Farmer, 77, who made most of his estimated £150m via his Red Kite group of hedge funds, is one of the largest donors to the Conservatives, giving at least £6m over past last 10 years. He was Tory party’s co-treasurer from 2011-2015 and made a life peer in 2014.

Farmer, one of the world’s most influential commodity hedge fund traders, donated £300,000 to the Vote Leave campaign in 2017 and said Brexit would be a “bright new beginning” for Britain. He also donated £100,000 in 2011 to the No to AV campaign, which opposed replacing first-past-the-post voting with a transferable vote system.

He was an early public backer of Sunak, saying in July that the now prime minister was “a serious man” and said his plan to apply fiscal “discipline now and allowing some generosity later is the right way to handle the current economic difficulties”.

Farmer, who campaigns for “a culture that values family life” and became a Christian “literally overnight when he was 35”, shot to public attention in 2013 when it was revealed he had paid for his son George to join Oxford University’s notorious Bullingdon club, the male-only dining club that David Cameron, George Osborne and Boris Johnson attended.

George Farmer is now chief executive of Parler, the rightwing social media app that Kayne West – who changed his name to Ye last year – has said he is buying after he was blocked by Twitter for making antisemitic posts.

George is married to Candace Owens, the outspoken US rightwing political pundit. They tied the knot at the Trump Winery in Virginia in 2019 with a string of famous US and UK rightwing guests including the former UK Independence party leader Nigel Farage. George stood unsuccessfully for Ukip in the 1999 European parliament elections.

Nick Leslau, property developer

The second-largest donation came from Yoginvest Ltd, a company controlled by the multimillionaire property investor Nick Leslau, which donated £50,000. Leslau, who is estimated by the Sunday Times rich list to have a fortune of about £400m, owns big stakes in Alton Towers, Warwick Castle and Thorpe Park.

Leslau, who donated £20,000 to the Conservatives through Yoginvest in 2019, said in 2020 he would not give any more money to the Tories after the government banned commercial landlords from evicting shop and restaurant tenants struggling during lockdowns. “I think the flippancy with which the property industry has been treated has been narrow-minded,” he told the Times.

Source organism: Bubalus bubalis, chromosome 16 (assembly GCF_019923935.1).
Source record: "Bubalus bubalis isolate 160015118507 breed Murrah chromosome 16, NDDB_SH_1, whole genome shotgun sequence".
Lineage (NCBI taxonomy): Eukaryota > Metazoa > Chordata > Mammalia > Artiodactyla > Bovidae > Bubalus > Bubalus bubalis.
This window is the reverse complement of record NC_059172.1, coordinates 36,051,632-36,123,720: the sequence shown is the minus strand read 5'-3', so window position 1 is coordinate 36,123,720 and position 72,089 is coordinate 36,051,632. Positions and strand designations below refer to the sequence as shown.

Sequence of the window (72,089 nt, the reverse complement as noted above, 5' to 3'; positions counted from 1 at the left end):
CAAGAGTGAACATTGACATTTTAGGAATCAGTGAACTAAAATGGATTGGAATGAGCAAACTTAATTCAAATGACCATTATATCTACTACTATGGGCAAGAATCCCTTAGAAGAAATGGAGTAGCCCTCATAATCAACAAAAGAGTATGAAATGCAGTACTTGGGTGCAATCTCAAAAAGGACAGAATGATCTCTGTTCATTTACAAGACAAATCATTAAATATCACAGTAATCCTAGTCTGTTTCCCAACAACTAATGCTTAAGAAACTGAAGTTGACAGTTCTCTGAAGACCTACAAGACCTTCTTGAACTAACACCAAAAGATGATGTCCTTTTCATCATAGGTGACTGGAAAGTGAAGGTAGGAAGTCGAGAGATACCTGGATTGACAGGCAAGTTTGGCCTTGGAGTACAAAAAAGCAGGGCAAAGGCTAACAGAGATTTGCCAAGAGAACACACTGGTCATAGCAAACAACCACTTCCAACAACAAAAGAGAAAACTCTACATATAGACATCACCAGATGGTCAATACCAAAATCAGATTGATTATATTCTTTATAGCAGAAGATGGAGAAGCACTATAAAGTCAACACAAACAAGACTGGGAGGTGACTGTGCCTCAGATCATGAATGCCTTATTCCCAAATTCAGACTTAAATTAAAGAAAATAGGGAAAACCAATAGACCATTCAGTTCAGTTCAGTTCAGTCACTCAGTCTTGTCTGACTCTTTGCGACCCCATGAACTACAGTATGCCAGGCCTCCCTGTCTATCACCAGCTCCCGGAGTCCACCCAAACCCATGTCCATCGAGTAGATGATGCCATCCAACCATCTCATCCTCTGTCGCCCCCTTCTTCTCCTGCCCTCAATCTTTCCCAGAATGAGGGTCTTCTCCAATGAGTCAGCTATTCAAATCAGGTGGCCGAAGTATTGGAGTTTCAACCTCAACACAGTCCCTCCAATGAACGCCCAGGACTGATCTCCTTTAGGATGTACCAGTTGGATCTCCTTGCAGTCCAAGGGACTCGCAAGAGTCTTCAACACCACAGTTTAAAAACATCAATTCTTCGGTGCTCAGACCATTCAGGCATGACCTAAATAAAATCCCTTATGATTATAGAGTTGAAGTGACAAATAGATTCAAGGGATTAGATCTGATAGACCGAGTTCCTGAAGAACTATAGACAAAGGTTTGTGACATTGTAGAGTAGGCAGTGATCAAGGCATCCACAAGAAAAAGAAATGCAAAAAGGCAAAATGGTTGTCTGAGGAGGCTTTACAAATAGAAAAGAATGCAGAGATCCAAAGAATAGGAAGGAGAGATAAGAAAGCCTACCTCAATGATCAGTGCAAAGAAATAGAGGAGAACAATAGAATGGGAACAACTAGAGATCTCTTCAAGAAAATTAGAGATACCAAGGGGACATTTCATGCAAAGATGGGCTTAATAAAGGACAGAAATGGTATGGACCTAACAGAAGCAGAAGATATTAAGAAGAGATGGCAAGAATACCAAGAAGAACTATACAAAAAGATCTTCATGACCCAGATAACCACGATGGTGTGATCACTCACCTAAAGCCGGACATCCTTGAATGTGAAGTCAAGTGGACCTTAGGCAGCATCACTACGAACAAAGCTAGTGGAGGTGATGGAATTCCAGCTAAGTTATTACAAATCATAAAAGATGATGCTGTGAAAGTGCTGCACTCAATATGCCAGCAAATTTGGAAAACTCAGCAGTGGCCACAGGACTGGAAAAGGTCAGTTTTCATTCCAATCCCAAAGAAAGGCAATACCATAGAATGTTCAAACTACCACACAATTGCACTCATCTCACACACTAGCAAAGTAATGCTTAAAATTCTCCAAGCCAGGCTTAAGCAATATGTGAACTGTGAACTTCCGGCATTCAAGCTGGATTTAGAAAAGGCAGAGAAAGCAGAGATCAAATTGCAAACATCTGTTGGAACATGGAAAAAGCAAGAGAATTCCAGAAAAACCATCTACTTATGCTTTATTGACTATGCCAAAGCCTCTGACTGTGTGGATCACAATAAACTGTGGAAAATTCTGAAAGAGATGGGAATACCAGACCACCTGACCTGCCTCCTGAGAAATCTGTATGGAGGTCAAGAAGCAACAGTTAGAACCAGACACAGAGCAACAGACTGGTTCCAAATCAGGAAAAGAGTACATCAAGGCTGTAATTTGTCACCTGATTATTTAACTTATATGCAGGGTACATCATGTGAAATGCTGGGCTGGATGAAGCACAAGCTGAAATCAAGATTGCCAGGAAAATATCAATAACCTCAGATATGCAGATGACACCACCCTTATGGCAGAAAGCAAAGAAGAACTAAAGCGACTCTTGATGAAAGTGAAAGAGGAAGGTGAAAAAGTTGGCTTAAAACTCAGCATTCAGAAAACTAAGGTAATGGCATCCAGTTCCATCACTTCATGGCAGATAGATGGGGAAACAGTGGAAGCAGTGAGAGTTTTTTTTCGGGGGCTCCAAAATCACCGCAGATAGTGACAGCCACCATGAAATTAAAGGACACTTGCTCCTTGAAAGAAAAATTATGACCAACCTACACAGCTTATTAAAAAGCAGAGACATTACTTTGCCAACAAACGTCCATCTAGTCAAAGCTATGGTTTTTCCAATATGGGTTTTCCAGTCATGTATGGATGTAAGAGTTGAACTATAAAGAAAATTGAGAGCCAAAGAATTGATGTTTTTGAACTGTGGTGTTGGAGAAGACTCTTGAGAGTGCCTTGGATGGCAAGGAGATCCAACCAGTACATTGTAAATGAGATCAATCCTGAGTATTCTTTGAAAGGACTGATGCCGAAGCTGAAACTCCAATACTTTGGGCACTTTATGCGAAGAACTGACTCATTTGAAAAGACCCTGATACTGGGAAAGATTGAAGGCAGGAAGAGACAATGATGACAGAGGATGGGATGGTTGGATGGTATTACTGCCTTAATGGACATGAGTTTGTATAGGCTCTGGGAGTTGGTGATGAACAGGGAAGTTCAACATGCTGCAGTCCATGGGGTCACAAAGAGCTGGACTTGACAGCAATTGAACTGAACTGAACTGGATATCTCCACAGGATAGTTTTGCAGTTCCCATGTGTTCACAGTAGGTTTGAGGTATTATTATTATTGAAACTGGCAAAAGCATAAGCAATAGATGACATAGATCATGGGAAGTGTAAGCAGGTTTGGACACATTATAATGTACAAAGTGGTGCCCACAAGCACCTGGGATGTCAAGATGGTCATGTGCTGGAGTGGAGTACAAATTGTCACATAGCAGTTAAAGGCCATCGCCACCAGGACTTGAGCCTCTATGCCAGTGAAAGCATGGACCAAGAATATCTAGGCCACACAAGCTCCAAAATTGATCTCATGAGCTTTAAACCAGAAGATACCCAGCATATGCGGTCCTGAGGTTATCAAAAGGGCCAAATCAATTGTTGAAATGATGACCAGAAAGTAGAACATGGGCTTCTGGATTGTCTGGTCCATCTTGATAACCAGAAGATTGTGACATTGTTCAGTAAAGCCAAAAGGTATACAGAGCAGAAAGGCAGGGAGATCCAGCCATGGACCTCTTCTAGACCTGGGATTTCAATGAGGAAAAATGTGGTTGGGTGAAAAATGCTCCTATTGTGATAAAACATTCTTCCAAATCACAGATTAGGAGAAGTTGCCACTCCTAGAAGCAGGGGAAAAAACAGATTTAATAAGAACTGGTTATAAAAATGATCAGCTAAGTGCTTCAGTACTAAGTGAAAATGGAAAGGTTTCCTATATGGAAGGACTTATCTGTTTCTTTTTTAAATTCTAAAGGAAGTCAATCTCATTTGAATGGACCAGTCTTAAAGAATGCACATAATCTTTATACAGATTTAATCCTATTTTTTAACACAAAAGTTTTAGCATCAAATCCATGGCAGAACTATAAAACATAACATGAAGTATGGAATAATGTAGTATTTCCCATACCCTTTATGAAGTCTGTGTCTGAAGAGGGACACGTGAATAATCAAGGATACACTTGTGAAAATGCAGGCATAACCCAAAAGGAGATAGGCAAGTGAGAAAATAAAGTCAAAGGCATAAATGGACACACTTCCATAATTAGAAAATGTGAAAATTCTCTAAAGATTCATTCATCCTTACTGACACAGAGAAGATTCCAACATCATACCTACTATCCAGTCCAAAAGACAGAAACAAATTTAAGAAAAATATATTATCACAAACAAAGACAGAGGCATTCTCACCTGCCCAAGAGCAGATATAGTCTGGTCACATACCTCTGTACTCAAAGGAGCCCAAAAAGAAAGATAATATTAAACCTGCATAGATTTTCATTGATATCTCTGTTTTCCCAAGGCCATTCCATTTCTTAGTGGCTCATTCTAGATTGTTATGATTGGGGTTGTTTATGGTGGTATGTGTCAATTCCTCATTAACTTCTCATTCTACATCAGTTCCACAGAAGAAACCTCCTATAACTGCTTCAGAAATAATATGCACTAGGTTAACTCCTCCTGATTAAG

Mick Davis, mining tycoon

Sir Mick Davis, also a former Tory party treasurer and ex-boss of the mining company Xstrata, gave Sunak £25,000, and said last week any MP backing Johnson’s bid to return to No 10 was “delusional”. Davis has donated almost £6m to the Conservatives over the years. In 2011 he was revealed to be one of the people funding the jetset lifestyle of Adam Werritty, a friend of the former minister Liam Fox whowho posed as an official adviser in a scandal that let to Fox’s resignation.

Will Harris, PR boss

Office space in a Grade II-listed building near Westminster, worth £3,195, for advisers running his campaign was provided by Bridge Consulting Ltd, the home of PR firm Bridge F61. The firm, which has boasted on its website “We can make you rich, we can make you famous”, was co-founded by the the Tory marketing guru Will Harris, part of the team that devised the slogan “The future’s bright, the future’s Orange” for the mobile phone firm.

Harris, who says he campaigned for Michael Howard in 2003, the year he became leader of the Tory party, boasts on his website that working for political clients is akin to a “frantic T20 Blast”. “Despite a shared love of Jaffa Cakes and cans of Coke Zero, business campaigners rarely start their day at 5.45am with the morning media briefing, and I don’t see that changing any time soon.”

Eleanor Shawcross, political adviser

Another £20,000 came in from Eleanor Shawcross, a policy adviser who helped run the campaign from the headquarters in Dean Trench Street. She is expected to be rewarded with the job of head of the No 10 policy unit or possibly chief of staff.

She was among the staff who lined up to welcome the new prime minister as he walked through the door of Downing Street on his first day in the role.

Her donation was made in the name Eleanor Wolfson. She is married to Simon Wolfson, the chief executive of the clothing chain Next, who has given hundreds of thousands to the Tories, and was granted a peerage in 2010.

She is the daughter of William Shawcross, who has written several books on the royal family and former chair of the Charity Commission, and is a non-executive director at the Department for Work and Pensions and was deputy chief of staff to George Osborne when he was chancellor.

She met Lord Wolfson, who is 14 years her senior, while working for Osborne. The couple married in 2012 and have two children, one of whom was born prematurely and spent weeks in neonatal intensive care – she is on the board of the Winncott Foundation, which works to improve neonatal care.

Shawcross previously worked for the Bill and Melinda Gates Foundation and the Blavatnik school of government at the University of Oxford.

Michael Spencer, financial entrepreneur

Michael Spencer, the billionaire founder of the broker Icap, donated £25,000. However, the long-term Conservative backer who has given more than £5m to the party and as treasurer from 2006-2010, initially backed Penny Mordaunt with a £25,000 donation. The day after she was eliminated he donated to Sunak, and then later when Truss appeared to be winning he donated the same amount to her campaign.

In her first days in office he praised her as “one of the most pro-business” leaders the country has ever had.